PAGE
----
Parenting in Canada: Are Children Money Pits?
Parenting is a challenging task in today’s busy and fast changing world and being a parent is very demanding. Many of us need support from friends, family members, and our communities. With busy work schedules, it is increasingly difficult to establish a stable and loving relationship so that children develop healthy self-esteem and confidence. Money is also a serious problem for many families, and they feel socially isolated.
Raising a child is a costly endeavor, and parenting involves complex decisions and arrangements for statutory and school holidays, summer vacations and school breaks, dental and medical care, medical insurance arrangements, and more. Many households are financially strained and lack money for cultural events, extra-curricular activities, school events and trips, and special needs such as speech therapy, physiotherapy, and counseling. More and more households are near the financial breaking point, especially families with two or more children. Facing financial stress, parents are more likely to be arbitrary and irresponsive in their interactions with children. Such fathering and mothering behaviors increase the risk for low motivation and reduced expectations, deviant behaviors, and emotional problems. Financial pressure is often the reason for conflict, especially over financial issues and people start looking for debt consolidation options as a way out of debt. Children and teenagers want entertainment, games, clothes, and vacations that parents are often unable to afford. With money pressures mounting, adolescents become anxious and repressed and are less in control of their everyday life. Financial stress is associated with less guidance, and support and inconsistent parenting.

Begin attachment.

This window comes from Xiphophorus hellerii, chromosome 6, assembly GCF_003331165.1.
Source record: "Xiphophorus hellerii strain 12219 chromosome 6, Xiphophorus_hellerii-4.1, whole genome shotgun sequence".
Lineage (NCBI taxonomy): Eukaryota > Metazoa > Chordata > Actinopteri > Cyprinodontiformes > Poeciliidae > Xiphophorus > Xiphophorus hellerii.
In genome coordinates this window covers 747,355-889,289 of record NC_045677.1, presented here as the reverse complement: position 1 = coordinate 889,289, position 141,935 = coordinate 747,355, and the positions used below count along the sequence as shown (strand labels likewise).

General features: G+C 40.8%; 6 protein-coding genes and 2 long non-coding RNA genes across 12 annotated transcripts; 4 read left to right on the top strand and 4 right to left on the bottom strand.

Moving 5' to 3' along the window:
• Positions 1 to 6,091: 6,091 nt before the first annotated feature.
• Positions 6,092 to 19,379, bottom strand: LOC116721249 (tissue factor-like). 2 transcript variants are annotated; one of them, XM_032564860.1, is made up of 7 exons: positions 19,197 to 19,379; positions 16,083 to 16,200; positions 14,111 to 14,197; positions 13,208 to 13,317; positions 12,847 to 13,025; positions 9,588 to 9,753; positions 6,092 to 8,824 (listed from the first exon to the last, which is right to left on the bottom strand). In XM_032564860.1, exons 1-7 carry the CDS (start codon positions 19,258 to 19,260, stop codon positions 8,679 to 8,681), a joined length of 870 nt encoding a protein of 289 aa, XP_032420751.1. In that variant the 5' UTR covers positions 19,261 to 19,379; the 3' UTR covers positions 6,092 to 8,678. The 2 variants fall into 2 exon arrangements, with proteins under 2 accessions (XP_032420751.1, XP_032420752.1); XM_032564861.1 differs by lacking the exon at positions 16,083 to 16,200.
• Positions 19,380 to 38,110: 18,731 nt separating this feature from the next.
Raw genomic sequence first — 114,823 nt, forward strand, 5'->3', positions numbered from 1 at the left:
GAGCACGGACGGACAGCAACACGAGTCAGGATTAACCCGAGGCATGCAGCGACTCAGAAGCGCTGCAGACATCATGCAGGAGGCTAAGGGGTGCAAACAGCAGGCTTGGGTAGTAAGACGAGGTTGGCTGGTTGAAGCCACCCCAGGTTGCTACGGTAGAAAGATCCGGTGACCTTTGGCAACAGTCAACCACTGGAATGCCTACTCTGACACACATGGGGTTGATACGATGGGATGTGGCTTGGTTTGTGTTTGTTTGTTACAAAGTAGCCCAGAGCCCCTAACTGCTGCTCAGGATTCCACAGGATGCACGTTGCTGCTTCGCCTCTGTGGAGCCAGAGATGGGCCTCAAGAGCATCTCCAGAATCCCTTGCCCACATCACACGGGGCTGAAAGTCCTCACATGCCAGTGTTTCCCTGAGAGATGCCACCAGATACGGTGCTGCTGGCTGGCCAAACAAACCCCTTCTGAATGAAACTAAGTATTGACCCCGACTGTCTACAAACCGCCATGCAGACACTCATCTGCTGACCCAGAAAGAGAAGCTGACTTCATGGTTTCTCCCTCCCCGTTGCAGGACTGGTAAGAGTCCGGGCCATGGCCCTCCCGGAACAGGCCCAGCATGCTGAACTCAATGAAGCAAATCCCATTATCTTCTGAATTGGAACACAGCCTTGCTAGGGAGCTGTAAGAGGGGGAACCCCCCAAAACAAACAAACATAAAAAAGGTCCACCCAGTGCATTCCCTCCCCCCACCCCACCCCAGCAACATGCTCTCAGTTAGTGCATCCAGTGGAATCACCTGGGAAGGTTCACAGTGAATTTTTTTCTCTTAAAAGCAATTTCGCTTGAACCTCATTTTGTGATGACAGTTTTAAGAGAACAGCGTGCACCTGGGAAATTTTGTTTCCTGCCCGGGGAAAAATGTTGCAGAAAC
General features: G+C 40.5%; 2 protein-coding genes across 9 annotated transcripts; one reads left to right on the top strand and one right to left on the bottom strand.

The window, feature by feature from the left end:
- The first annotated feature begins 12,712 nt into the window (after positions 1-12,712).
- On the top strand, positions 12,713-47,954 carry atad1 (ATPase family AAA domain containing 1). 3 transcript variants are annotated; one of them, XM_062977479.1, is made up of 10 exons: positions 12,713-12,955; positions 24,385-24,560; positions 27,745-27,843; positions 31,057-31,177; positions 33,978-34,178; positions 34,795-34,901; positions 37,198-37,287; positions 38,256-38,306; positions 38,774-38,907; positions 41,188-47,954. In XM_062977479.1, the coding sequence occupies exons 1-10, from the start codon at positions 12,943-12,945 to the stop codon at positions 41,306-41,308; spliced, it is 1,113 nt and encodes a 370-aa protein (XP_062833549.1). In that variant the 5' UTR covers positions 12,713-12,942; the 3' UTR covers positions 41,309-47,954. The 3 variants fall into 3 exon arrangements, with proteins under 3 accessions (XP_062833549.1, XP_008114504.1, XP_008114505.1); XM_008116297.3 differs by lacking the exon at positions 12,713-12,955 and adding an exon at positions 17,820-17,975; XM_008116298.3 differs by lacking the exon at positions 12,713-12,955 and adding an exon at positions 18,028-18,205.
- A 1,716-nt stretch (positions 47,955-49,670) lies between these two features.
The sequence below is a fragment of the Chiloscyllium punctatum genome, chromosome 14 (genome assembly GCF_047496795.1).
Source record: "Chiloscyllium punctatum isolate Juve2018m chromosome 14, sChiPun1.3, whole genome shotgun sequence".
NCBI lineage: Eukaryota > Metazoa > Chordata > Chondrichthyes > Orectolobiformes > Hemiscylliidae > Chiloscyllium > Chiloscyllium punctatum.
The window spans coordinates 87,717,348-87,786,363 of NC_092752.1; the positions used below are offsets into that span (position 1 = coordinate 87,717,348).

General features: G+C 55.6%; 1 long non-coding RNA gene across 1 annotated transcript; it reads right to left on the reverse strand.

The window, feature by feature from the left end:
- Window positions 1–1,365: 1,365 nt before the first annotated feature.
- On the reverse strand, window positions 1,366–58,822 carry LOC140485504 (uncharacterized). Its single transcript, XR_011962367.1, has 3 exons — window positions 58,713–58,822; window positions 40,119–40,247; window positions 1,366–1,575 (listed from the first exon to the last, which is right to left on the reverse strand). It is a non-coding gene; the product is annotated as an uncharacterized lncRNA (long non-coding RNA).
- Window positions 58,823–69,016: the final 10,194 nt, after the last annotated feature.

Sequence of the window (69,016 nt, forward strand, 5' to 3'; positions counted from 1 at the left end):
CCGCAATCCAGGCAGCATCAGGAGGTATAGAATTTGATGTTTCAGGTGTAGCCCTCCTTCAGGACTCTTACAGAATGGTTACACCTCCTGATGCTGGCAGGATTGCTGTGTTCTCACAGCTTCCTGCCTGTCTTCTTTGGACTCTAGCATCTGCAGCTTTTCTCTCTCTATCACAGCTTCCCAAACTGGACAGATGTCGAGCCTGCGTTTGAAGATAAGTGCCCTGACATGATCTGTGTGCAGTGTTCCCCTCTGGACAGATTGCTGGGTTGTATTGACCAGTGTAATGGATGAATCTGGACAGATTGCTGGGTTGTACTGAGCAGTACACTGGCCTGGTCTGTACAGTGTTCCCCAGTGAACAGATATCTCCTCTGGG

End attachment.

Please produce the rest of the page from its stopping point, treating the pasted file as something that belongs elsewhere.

Low-Income Families in Canada
Statistics show that close to 14 percent of the population in Canada lives in low-income households. More than 16 percent of children under the age of 17 live in low-income families. Families with above median income live in 4 provinces, British Columbia, Alberta, Saskatchewan, and Ontario. Families in Alberta were reported to have the highest median income. At the same time, close to 5 million people have a low-income status and many are unable to afford basic necessities. Single-parents are often trapped in the vicious cycle of poverty and are heavily indebted and look for bad credit personal loans. Financial experts estimate that it costs over $240,000 to raise a child to the age of 18. This equals close to $13,000 a year. Children are a huge financial responsibility and many parents are forced to make big financial sacrifices. But there is hardly a parent who will trade having a child for anything in the world.
Families with Babies
Welcoming a new member of the family is one of the happiest moments in our lives. However, there are some numbers to consider. During maternity leave, women lose a significant portion of their income. For each year women take off to look after their children, they lose about 3 percent of their income. This also affects mothers’ medium and long-term employment. While it helps to have employment insurance, you only get up to $485 a week. At the same time, there are things you cannot go without (mandatory expenses) such as baby gates, high chair, stroller, crib, and so on. In addition to one-time expenses, there are ongoing expenses such as clothes, baby foods, diapers, and toys. There are overlooked expenses to consider:
• Pet care
• Party gifts
• School books
• Team parties
• Team fees
• Art supplies
• Musical instruments
• Teacher gifts
• Field trips
Parents also pay admission and registration fees, software, computer supplies, college test preparation fees, room and board, etc. You also pay for passes, bus fare, car parking, and fuel. Raising a child can be a money pit, from shelter and child care to cosmetics, entertainment, education, and sports. Costs vary depending on many factors, for instance, whether your kid attends daycare or private or public school. Parents of children with disabilities and special needs face special challenges and are often financially strained. Such children often need exceptional level of attention and care, especially for kids with severe disabilities. Over 500,000 Canadian children live with disabilities and mobility limitations. Parents of children with special dietary requirements, chronic illnesses, and allergies also face financial challenges. In many cases, the whole family is affected, especially in case of loss of employment or income.